Free associating from Calvino’s “lightness,” I would like to propose “delight” as a value, as a frequent ingredient of the durably new—the delightful as opposed to the agreeable, as opposed even perhaps (but not often) to the enjoyable. Delight is more muted than joy, it is not quite ecstasy (thank God, I can only take so much ecstasy). I’ll take a stab at defining it: a combination of discovery with pleasure, a kind of mental activity brought to bear upon pleasure, running into it as if in a traffic accident where no one gets hurt. It’s the brain slamming into the obstacle of beauty, waking up, rubbing its eyes. It manifests itself in a wide range of reactions—a smirk, a beatific smile, a thrown-off laugh; it is tied up perhaps with the moment of invention, where you create something that even surprises yourself. Delight is the flight of meaning, the free bird of thought defecating on the dictionary, the wobble of the definition. The light travel of meaning from one place to another, by hidden connections, leaving you shivering.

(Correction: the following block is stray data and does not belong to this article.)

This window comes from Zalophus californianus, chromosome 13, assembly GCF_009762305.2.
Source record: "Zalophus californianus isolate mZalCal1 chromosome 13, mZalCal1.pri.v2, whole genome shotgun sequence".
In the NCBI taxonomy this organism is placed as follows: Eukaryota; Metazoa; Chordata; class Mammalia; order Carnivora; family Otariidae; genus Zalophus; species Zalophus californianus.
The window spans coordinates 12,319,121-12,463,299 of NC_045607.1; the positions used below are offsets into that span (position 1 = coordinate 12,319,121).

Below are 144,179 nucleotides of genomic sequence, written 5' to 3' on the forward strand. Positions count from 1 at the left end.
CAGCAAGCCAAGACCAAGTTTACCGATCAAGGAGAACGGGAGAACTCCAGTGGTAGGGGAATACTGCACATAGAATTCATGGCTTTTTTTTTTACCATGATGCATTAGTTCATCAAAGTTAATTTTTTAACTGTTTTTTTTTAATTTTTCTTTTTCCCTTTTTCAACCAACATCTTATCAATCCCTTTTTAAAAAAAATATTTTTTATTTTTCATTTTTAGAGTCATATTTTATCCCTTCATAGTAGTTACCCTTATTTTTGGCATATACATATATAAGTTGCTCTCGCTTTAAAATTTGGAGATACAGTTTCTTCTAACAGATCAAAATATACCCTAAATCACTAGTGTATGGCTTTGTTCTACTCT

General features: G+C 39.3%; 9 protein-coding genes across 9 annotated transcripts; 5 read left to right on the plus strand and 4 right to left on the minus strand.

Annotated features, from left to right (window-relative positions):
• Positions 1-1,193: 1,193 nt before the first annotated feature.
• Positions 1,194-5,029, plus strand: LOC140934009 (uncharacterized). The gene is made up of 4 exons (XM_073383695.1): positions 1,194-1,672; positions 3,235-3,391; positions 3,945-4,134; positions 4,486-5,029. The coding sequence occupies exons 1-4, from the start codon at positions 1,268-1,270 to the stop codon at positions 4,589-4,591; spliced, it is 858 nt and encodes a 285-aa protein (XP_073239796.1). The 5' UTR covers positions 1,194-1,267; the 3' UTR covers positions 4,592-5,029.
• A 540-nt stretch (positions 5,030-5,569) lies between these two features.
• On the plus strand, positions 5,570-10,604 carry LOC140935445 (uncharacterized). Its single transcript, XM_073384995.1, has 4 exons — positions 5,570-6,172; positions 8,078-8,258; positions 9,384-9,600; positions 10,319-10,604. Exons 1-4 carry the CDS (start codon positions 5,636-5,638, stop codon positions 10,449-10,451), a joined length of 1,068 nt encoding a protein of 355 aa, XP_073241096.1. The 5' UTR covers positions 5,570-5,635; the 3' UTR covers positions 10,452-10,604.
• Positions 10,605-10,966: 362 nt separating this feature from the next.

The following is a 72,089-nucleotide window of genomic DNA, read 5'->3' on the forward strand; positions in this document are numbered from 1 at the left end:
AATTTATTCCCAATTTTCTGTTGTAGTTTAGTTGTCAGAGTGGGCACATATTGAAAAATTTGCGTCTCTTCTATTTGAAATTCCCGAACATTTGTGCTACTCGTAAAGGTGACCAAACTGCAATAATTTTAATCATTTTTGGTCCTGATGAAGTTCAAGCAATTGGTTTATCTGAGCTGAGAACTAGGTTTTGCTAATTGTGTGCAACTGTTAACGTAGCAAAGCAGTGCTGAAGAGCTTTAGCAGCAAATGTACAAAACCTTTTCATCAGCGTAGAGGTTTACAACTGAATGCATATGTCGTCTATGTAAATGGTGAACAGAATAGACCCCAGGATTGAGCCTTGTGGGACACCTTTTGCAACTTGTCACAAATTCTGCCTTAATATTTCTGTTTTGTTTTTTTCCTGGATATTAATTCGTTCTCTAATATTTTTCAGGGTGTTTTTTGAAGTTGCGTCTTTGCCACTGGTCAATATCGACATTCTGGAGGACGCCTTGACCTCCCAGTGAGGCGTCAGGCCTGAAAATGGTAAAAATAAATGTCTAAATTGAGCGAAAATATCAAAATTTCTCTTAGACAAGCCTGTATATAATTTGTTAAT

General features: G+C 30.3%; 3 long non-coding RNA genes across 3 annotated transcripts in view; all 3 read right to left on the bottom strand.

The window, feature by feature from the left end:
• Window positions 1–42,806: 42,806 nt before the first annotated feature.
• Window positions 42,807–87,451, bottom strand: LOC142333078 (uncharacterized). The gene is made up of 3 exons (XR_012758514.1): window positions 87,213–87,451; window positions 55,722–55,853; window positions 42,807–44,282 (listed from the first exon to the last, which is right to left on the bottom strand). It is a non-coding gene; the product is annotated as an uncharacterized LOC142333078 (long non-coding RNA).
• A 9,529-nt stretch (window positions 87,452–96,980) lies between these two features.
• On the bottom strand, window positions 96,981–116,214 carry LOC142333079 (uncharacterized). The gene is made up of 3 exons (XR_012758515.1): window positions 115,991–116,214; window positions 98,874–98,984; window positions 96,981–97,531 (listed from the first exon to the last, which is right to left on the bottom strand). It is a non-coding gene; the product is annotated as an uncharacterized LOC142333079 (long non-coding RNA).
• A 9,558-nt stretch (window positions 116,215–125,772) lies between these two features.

My definition is useless. Do we need examples? To pluck one author from all of history, I feel like Baudelaire is one of the great delighted writers, despite his miseries. Like these lines:

Vast woods, you terrify me like cathedrals.
You roar like an organ…


…it is Boredom, with an involuntary tear in his eye,
he dreams of gallows while he smokes his hookah.

or this unbelievable passage, where the poet addresses his beloved, imagining her death: